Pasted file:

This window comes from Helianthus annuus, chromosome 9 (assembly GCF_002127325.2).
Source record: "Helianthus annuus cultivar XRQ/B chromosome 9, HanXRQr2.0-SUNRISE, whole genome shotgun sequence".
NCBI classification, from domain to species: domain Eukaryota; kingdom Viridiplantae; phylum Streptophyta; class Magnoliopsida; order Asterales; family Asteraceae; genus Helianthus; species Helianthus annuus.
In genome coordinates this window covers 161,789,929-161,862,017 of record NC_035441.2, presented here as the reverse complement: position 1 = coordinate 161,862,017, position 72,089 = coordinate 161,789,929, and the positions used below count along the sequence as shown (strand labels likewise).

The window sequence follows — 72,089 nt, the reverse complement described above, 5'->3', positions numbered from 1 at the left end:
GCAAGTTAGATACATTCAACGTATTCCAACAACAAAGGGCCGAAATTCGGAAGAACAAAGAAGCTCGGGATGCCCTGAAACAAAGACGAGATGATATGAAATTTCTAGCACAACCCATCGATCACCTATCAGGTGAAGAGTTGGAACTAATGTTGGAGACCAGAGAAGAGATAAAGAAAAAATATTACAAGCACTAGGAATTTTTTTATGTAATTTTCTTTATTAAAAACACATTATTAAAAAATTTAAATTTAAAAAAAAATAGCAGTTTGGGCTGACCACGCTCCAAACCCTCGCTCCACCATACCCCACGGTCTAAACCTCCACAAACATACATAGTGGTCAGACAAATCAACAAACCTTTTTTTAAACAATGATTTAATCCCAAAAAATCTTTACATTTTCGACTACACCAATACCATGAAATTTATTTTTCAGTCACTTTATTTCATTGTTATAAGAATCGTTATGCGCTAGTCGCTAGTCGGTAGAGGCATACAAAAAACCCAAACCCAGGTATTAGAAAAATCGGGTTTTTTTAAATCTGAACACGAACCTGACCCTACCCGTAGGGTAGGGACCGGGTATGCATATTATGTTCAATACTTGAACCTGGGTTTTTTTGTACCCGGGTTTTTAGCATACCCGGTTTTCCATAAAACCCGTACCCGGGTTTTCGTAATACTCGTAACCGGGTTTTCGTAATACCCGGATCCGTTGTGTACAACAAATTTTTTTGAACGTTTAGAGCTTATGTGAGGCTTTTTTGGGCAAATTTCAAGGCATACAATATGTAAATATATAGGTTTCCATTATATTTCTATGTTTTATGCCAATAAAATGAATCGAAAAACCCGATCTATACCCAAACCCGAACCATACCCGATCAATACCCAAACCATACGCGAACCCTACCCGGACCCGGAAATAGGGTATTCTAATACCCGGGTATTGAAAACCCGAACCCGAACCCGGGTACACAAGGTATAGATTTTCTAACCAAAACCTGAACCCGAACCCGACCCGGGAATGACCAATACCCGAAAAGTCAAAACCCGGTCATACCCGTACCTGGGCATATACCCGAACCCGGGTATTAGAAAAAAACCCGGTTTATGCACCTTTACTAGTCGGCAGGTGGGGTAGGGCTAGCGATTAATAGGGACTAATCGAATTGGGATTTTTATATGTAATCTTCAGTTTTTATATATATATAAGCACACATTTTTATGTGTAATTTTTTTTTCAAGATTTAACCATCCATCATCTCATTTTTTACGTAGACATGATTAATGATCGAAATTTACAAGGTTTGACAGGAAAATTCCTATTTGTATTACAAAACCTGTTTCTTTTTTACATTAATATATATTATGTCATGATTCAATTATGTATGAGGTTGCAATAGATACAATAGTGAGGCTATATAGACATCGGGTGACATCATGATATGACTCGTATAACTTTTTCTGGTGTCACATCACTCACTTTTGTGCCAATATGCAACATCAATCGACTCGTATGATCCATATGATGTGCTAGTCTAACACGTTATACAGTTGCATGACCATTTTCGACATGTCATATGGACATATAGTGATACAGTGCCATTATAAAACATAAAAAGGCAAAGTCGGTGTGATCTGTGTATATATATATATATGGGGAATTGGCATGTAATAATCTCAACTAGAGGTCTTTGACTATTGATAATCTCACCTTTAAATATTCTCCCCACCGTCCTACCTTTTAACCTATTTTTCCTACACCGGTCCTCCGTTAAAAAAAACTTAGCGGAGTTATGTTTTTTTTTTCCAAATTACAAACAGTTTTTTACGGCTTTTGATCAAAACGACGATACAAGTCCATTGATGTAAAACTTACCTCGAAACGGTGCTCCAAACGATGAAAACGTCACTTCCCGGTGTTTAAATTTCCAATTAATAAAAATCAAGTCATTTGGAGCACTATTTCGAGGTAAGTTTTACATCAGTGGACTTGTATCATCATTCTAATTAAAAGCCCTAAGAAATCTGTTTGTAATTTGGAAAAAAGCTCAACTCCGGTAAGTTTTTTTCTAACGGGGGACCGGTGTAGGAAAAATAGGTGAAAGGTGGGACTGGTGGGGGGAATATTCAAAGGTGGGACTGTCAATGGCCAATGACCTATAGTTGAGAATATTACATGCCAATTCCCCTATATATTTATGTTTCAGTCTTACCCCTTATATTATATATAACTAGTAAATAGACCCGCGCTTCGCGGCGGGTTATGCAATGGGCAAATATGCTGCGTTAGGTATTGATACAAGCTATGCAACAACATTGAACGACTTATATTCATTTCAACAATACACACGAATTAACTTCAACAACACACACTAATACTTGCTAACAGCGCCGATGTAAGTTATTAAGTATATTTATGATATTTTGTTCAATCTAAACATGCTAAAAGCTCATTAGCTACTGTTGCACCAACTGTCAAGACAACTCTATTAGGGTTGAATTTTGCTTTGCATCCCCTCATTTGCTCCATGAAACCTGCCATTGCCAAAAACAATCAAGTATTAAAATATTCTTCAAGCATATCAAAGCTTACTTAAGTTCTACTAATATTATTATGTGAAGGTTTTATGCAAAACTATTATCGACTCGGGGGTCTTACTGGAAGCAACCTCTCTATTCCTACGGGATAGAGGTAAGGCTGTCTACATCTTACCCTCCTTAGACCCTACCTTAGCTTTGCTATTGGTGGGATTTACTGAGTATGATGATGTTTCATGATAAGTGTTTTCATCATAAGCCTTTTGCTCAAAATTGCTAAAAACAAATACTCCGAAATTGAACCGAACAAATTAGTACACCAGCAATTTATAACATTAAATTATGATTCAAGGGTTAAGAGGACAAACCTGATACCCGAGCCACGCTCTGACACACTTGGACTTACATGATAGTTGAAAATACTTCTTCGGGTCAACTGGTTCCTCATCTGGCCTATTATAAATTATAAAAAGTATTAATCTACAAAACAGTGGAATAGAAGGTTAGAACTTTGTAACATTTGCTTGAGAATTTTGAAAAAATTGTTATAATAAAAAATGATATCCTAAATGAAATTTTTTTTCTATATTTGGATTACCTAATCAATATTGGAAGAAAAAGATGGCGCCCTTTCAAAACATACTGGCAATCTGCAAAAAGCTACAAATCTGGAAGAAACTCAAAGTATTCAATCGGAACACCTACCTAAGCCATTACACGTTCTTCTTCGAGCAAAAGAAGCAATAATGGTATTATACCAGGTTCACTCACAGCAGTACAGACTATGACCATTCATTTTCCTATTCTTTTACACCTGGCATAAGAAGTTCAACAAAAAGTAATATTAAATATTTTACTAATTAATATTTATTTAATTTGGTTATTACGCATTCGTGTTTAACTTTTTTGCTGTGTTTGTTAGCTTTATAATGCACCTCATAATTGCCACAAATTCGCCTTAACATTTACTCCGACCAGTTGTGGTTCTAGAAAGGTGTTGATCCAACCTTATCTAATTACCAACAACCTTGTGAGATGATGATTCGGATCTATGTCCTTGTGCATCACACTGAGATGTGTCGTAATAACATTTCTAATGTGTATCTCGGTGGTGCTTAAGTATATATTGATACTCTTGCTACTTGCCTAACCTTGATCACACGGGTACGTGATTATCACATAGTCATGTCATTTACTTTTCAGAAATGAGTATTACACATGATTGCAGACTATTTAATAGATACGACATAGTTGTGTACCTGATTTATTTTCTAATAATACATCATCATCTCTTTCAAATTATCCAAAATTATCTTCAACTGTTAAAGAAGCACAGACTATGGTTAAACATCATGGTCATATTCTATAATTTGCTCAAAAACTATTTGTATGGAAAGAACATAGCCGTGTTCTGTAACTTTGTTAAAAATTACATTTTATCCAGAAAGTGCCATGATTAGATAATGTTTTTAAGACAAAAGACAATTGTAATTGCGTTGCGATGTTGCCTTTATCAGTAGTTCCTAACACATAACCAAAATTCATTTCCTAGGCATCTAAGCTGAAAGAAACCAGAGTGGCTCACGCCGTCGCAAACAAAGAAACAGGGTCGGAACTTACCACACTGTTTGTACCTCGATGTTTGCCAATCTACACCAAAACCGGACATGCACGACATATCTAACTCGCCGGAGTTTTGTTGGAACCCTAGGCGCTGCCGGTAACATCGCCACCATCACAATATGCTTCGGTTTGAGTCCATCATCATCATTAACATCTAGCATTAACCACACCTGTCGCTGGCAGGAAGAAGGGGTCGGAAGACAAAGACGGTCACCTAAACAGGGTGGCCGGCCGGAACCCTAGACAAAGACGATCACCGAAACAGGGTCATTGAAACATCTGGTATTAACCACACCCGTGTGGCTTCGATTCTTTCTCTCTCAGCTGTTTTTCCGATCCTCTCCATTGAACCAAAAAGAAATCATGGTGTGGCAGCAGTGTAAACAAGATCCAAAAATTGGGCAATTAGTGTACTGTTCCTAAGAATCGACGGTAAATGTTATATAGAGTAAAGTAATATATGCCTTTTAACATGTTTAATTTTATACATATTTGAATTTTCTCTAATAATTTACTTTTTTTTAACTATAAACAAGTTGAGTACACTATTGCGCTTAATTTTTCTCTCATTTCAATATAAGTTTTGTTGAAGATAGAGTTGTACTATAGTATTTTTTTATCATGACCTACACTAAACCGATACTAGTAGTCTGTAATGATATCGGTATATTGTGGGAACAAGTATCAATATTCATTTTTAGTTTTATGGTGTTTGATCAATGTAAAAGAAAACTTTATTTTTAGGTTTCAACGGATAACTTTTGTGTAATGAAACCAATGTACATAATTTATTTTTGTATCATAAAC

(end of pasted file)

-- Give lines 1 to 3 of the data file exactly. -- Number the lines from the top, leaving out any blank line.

This window comes from Helianthus annuus, chromosome 9 (assembly GCF_002127325.2).
Source record: "Helianthus annuus cultivar XRQ/B chromosome 9, HanXRQr2.0-SUNRISE, whole genome shotgun sequence".
NCBI classification, from domain to species: domain Eukaryota; kingdom Viridiplantae; phylum Streptophyta; class Magnoliopsida; order Asterales; family Asteraceae; genus Helianthus; species Helianthus annuus.